Types of Coverage

CarShield has six different plans of coverage available. All of them include 24/7 roadside assistance, rental reimbursement, and towing as part of the plan.

Diamond

The Diamond plan is similar to a bumper-to-bumper warranty. It is designed to cover everything, including engine, transmission, electrical, air conditioning, and more. This warranty is an excellent choice if you want to protect an investment vehicle.

Platinum

As the second top tier plan, the Platinum coverage includes engine and transmissions and minor issues like starter problems. It’s a great choice if you have a vehicle with high mileage and you want to protect yourself from out-of-pocket repair costs.

Gold

The Gold plan is more limited and covers a few major repairs but mainly focuses on minor repairs like the water pump and alternator. Older cars with fewer electrical and technological components would do well with this type of coverage.

Silver

Considered the most affordable of CarShield’s offerings, you get good coverage at a reasonable price. Your transmission and water pump are covered, but you may be responsible for minor repairs. Coverage is considered basic, but it can protect you from more expensive repairs.

Aluminum

If you’re worried about electrical components in your car, this is the plan for you. This plan also covers Computer-related issues, so if you experience a problem due to a computer malfunction, this plan will cover that repair.

Motorcycle/ATV

This one is pretty self-explanatory and covers motorcycles and all-terrain vehicles. You can adjust coverage for this plan by calling CarShield to get more details on what they offer at this level.

Last Thoughts on CarShield Extended Warranties

A warranty through Carshield can be a wise investment as long as you get the coverage you need. If you don’t need bumper-to-bumper coverage, don’t get it. Otherwise, you’re throwing money away that you will never get back. Knowing that CarShield has a variety of payment plans available makes it easier for you to decide what coverage you need based on what you can afford. Also, after reading through reviews for yourself, you can decide whether CarShield is the right choice for you.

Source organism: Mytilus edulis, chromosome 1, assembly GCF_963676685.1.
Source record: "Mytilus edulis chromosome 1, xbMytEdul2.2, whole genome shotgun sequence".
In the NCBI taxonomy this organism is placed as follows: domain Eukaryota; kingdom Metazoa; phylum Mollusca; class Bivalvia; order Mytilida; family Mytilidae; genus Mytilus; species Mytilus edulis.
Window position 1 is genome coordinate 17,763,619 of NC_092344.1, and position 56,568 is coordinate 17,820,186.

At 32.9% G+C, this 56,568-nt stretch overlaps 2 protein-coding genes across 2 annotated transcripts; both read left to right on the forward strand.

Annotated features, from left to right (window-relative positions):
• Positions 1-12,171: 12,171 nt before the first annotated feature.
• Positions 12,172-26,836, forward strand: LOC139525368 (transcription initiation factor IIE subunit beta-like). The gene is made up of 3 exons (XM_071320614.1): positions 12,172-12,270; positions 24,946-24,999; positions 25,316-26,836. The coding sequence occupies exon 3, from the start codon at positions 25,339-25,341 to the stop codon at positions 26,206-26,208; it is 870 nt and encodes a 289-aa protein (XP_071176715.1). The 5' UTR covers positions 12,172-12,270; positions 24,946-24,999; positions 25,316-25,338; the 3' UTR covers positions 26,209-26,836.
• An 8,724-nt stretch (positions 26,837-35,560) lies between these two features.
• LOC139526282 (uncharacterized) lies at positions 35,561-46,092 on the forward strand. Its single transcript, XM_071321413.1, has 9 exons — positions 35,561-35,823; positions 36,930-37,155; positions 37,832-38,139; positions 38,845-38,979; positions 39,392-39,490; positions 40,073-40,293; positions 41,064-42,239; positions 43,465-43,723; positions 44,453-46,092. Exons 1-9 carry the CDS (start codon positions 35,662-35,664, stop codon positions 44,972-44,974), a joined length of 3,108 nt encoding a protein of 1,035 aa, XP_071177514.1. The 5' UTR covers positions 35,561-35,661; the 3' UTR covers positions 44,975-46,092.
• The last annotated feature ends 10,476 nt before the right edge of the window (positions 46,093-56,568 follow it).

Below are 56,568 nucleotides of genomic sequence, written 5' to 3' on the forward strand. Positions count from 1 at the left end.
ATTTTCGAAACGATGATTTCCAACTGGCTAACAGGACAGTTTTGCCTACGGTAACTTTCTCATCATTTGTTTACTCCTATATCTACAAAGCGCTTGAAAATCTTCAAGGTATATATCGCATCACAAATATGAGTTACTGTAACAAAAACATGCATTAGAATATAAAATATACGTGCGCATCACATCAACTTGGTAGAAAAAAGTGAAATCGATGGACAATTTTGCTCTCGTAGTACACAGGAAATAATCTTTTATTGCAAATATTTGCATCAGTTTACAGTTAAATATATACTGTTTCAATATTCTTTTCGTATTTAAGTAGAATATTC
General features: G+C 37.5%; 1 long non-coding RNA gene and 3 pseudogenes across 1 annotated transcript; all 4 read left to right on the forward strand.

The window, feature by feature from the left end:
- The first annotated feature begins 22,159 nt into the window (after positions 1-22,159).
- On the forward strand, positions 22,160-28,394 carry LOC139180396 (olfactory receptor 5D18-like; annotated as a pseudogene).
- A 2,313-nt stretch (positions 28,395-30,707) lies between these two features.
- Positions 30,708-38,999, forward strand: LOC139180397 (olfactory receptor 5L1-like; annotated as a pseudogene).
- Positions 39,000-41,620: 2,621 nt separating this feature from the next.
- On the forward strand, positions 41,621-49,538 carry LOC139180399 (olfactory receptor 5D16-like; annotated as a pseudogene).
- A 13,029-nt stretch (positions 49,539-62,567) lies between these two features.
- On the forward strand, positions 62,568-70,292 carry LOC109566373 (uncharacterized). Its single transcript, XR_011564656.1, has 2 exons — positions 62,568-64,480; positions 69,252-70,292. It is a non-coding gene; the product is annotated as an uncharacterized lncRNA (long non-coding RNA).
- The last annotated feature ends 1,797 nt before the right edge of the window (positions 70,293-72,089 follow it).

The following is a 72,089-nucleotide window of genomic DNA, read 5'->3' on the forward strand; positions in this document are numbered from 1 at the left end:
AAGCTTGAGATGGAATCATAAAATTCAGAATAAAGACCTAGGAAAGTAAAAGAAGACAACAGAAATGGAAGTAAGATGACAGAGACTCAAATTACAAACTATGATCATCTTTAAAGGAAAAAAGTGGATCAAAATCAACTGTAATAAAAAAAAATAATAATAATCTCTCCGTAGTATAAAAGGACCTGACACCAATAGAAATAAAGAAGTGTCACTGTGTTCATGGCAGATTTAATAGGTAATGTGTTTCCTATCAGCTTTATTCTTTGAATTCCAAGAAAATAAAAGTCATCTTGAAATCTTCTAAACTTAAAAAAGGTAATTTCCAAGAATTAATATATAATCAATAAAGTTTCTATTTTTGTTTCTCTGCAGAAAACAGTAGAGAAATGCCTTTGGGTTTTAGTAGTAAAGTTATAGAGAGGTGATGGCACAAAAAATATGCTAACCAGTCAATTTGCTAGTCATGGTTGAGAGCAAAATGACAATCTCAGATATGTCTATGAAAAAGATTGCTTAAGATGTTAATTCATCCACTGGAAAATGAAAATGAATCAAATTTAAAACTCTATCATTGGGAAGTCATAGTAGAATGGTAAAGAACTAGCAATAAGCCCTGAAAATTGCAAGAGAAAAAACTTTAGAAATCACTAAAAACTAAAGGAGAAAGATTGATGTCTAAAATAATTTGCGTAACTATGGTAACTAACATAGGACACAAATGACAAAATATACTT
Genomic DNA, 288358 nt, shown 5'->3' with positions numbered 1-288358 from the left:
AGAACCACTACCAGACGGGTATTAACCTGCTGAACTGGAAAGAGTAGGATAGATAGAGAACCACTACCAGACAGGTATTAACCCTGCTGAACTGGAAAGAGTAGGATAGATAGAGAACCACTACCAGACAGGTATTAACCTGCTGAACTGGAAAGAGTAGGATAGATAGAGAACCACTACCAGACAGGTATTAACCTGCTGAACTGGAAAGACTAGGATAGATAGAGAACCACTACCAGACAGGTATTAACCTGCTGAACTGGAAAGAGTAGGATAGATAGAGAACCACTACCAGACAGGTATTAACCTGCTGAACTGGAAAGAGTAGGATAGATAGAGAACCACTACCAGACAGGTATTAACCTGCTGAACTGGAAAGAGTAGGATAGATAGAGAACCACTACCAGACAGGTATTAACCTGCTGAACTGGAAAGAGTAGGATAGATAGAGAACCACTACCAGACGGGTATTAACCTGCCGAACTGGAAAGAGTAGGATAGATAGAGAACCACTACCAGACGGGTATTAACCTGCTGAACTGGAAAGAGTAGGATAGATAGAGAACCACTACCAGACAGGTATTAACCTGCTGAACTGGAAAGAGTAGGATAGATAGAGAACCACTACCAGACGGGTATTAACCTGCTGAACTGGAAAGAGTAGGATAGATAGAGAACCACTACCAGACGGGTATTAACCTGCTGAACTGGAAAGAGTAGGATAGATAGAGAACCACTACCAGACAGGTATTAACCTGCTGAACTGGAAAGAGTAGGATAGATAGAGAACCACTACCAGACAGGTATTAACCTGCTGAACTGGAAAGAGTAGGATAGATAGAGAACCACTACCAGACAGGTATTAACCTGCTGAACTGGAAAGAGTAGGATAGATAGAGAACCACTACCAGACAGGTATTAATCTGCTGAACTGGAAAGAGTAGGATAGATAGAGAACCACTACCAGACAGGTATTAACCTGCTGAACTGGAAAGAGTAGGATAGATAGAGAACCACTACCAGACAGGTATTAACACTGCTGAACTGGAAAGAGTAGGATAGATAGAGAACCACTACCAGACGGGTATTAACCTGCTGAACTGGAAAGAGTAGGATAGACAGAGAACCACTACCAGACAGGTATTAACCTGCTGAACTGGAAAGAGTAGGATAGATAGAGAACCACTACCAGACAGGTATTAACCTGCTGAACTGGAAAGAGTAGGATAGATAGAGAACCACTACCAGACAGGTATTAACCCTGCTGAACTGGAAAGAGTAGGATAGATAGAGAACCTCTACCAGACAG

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What You Need To Know Before You Buy a Car

Before You Buy a Car

Unless we live in a major city with a lot of public transit options, most of us will have to use a car to get around. That means most of us will need to buy a car at some point. In fact, we’ll need to buy several cars, although obviously not all at the same time. The sheer weight of finding a new car can get daunting pretty fast. It might be tempting to just go to a car lot and pick out a vehicle in five or ten minutes because you just don’t want to think about it anymore. However, we can’t choose cars the way we choose what kind of take-out to get after a long day at work. It requires time and deliberate action. What-you-need-to-know-before-buying-a-car